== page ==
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Article|01 Dec 2020|OPEN
Multiomics analyses unveil the involvement of microRNAs in pear fruit senescence under high- or low-temperature conditions
Chao Gu1, Huan-Yu Xu1, Yu-Hang Zhou1, Jia-Long Yao2, Zhi-Hua Xie1, Yang-Yang Chen1 & Shao-Ling Zhang1,
1Centre of Pear Engineering Technology Research, State Key Laboratory of Crop Genetics and Germplasm Enhancement, Nanjing Agricultural University, Nanjing 210095, China
2New Zealand Institute of Plant & Food Research Ltd., Private Bag 92169, Auckland 1142, New Zealand

Horticulture Research 7,
Article number: 196 (2020)
doi: 10.1038/hortres.2020.196
Views: 235

Received: 26 Apr 2020
Revised: 10 Aug 2020
Accepted: 15 Aug 2020
Published online: 01 Dec 2020

Abstract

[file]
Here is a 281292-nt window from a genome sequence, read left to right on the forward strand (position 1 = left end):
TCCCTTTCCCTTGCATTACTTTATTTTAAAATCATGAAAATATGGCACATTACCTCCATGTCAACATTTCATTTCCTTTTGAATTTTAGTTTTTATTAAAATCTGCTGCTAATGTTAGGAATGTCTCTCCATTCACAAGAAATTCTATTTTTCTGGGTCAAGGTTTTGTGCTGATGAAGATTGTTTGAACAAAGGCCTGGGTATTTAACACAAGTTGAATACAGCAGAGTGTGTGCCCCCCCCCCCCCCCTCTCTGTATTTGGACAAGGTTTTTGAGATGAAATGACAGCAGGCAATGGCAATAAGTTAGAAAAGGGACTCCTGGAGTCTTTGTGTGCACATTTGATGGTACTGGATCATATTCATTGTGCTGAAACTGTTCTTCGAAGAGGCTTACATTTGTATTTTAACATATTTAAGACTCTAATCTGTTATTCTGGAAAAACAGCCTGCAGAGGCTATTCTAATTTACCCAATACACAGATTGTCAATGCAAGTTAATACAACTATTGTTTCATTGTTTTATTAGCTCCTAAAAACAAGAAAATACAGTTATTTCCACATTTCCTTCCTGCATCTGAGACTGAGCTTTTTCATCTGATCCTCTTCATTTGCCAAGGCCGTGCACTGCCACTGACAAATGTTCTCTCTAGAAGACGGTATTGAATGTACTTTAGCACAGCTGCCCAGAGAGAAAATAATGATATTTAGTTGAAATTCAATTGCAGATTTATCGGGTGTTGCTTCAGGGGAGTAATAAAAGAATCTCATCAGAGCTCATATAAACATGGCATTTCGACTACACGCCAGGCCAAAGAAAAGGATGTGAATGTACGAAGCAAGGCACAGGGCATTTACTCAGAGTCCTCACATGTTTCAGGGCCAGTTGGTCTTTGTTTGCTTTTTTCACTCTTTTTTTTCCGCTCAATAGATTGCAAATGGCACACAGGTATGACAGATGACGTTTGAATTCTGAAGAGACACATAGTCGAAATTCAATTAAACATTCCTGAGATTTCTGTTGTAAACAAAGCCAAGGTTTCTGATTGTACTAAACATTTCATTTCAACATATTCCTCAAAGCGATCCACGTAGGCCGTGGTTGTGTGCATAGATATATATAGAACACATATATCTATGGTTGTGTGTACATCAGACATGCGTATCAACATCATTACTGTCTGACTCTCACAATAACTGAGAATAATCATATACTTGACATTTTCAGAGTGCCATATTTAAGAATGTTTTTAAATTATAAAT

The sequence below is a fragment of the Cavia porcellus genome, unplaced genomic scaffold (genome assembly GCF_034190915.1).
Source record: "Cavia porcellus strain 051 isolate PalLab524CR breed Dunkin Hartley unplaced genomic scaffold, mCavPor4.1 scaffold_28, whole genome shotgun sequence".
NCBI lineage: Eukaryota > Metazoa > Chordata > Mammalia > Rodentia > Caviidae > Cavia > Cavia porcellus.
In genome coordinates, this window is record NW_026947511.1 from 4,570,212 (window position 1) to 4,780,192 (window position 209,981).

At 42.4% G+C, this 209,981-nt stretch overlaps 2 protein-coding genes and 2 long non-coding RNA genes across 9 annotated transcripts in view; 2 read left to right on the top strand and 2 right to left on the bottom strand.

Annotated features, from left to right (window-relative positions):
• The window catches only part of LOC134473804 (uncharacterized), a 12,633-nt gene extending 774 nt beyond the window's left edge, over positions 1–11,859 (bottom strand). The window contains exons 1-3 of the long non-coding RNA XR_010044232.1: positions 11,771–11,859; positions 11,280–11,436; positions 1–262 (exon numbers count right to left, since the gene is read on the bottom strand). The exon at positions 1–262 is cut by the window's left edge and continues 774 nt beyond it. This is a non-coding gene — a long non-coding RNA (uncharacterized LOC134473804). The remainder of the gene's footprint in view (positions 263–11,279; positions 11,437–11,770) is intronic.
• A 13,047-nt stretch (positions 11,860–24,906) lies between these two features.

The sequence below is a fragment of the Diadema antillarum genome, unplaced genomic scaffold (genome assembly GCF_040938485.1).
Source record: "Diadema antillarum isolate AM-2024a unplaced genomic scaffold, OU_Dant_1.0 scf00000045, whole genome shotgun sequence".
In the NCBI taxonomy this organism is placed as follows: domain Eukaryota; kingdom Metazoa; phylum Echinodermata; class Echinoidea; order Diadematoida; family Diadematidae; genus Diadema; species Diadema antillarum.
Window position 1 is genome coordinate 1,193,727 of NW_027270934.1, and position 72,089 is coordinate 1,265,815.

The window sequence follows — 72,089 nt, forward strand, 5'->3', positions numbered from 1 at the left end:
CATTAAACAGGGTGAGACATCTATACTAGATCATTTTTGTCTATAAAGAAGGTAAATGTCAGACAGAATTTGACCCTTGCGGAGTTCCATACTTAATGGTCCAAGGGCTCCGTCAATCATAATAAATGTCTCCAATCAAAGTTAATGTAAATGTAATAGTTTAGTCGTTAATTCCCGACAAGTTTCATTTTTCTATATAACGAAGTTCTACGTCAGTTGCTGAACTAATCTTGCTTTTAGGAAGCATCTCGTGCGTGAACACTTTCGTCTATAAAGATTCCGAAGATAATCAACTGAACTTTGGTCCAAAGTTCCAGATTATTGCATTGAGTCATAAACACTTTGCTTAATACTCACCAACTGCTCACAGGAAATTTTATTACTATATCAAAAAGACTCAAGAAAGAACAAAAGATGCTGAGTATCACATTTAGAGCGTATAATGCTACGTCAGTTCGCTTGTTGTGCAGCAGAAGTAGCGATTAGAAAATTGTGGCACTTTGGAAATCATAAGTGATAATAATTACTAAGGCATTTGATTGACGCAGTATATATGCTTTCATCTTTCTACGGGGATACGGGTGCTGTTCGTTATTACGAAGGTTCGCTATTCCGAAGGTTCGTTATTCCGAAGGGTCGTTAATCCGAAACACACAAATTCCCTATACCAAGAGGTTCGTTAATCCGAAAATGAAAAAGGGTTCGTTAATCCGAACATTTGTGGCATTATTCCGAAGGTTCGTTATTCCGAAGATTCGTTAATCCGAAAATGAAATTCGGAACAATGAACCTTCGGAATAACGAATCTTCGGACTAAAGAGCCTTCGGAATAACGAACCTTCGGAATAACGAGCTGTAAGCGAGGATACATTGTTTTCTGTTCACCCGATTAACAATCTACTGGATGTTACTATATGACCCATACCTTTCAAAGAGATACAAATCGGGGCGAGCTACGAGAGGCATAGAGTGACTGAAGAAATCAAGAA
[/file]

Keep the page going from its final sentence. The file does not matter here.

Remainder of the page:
Senescence leads to declines in fruit quality and shortening of shelf life. It is known that low temperatures (LTs) efficiently delay fruit senescence and that high temperatures (HTs) accelerate senescence. However, the molecular mechanism by which temperature affects senescence is unclear. Herein, through multiomics analyses of fruits subjected to postharvest HT, LT, and room temperature treatments, a total of 56 metabolic compounds and 700 mRNAs were identified to be associated with fruit senescence under HT or LT conditions. These compounds could be divided into antisenescent (I→III) and prosenescent (IV→VI) types. HT affected the expression of 202 mRNAs to enhance the biosynthesis of prosenescent compounds of types V and VI and to inhibit the accumulation of antisenescent compounds of types II and III. LT affected the expression of 530 mRNAs to promote the accumulation of antisenescent compounds of types I and II and to impede the biosynthesis of prosenescent compounds of types IV and V. Moreover, 16 microRNAs were isolated in response to HT or LT conditions and interacted with the mRNAs associated with fruit senescence under HT or LT conditions. Transient transformation of pear fruit showed that one of these microRNAs, Novel_188, can mediate fruit senescence by interacting with its target Pbr027651.1. Thus, both HT and LT conditions can affect fruit senescence by affecting microRNA–mRNA interactions, but the molecular networks are different in pear fruit.